FAQS CONCERNING GOVERNMENT BENEFITS
by Mark A. Krohn, Esq., Partner
Jacobowitz & Gubits, LLP
There still remains a lot of confusion concerning how government benefits are applied. Here are some frequently asked questions I receive as an attorney. I hope that you will find the answers provided to be useful.
When am I eligible to receive Social Security retirement benefits?
Beginning in 2000 the age for full retirement benefits has increased from age 65 by about one (1) month per year. In 2022, the age for full benefits will be 67. You may begin collecting Social Security retirement benefits at age 62, but your monthly benefit will be permanently reduced and will not increase once you reach full retirement age (age 65+).
How are my benefits calculated?
Retirement benefits are based upon your taxable earnings averaged over your lifetime and the payments you and your employer have made into the Social Security Trust Fund. You may request a statement of your earnings and your estimated retirement benefits from the Social Security Administration by asking for your “Personal Earnings and Benefit Estimate Statement.” This form can be obtained from the Social Security Administration’s web site (www.ssa.gov). To be eligible for any benefits, if you were born in 1929 or later you must earn 40 credits. Since you can obtain a maximum of only 4 credits per year ( 1 for each quarter that you earn at least $970. during 2006), you will need to work and pay into the Social Security Trust Fund for at least ten (10) total years. The maximum amount of social security you can collect in 2006 is $2,053 per month.
Can I work after I start collecting Social Security retirement benefits?
Yes, there is no earnings limit for those at full retirement age. For every dollar you earn from your job you will keep all your benefits. If you are reaching full retirement age in 2006, you may earn $2,770 per month in those months before fall retirement before your social security benefits are reduced by $1 for every $3 in earnings above the limit. If on the other hand you are not reaching full retirement age in 2006 you may earn $12,480 a year before your benefits are reduced by $1 for every $2 you earn above the limit. Please remember once again that there is no reduction in benefits for those at full retirement age and older regardless of the amount of their earnings.
Concerning Survivor’s Benefits
Do my other pension or retirement benefits count as earnings?
In general, the pension benefits you receive during retirement will not affect your Social Security retirement benefits. However, if you worked for an employer not covered by Social Security, such as in government or as a teacher, your Social Security benefits may be reduced.
I am a surviving spouse. When can I bean to collect benefits?
You are entitled to collect benefits based upon your deceased spouse’s Social Security benefits if you are age 60 or older, or disabled and between 50 and 59 years old If you collect survivors benefits before fall retirement age, you may be eligible to collect higher benefits, based on your own earnings, when you reach full retirement age.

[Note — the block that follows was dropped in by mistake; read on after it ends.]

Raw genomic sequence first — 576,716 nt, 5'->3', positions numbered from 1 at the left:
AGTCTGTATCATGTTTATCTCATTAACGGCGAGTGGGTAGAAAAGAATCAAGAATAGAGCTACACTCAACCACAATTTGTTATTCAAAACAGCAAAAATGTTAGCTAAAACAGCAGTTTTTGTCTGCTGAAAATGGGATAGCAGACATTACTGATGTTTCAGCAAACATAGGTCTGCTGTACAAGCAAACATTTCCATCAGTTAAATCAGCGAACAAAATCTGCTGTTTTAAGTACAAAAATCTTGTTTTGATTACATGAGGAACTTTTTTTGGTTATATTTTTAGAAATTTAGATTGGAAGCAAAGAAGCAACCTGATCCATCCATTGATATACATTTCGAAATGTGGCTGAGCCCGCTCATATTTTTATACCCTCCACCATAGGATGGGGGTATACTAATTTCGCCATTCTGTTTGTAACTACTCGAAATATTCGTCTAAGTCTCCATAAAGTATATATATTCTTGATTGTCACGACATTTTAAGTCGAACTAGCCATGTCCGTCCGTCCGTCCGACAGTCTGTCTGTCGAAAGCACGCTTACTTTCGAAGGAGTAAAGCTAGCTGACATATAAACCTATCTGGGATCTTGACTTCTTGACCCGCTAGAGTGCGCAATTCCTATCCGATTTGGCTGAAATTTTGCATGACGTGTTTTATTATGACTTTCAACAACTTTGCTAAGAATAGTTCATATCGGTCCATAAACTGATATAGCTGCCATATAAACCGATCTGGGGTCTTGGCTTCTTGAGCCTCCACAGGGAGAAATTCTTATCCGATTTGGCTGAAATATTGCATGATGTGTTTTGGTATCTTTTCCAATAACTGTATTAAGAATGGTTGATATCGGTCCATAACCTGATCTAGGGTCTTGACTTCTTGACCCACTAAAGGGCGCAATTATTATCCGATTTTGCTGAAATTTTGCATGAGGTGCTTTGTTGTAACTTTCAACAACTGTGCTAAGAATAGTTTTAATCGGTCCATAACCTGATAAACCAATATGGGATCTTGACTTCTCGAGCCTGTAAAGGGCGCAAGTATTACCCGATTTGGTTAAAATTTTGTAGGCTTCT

Are surviving children eligible for Social Security benefits?
Surviving children are eligible for benefits until the age of 18, or age 19 if enrolled as fall time students. The income or remarriage of the surviving spouse will not effect his or her benefits. Disabled adult children, who become disabled before age 22, can receive disability benefits based on the earnings record of the a deceased, retired or disabled parent.
Concerning Disability Insurance Benefits
When can I receive disability insurance benefits?
If you have a disability that prevents you from working for at least one year or is expected to result in death and you are under full retirement age, you may be eligible for disability insurance benefits. You may apply for benefits as soon as you are disabled. However, benefits do not begin until you have been disabled for at least five (5) months. You must also have worked long enough to qualify for Social Security benefits. If you are not eligible for Social Security benefits, you may be eligible for Supplemental Security Income (SSI). To be considered disabled, your impairments must interfere with your ability to work on a regular and continuing basis. If you cannot do the work you previously performed Social Security will consider whether you can perform other work, taking into account your age, education, past work experience, and any work skills.
How long do disability benefits continue?
Your benefits will continue as long as you are disabled until you reach age 65 whereupon your benefits will automatically convert to retirement benefits. While you are receiving benefits your case may be reviewed to determine periodically to ascertain whether you are still disabled. If medical improvement of your condition is possible, your case may be reviewed periodically. Benefits may stop if YOU return to work and regularly earn more than the income limit established for where you live.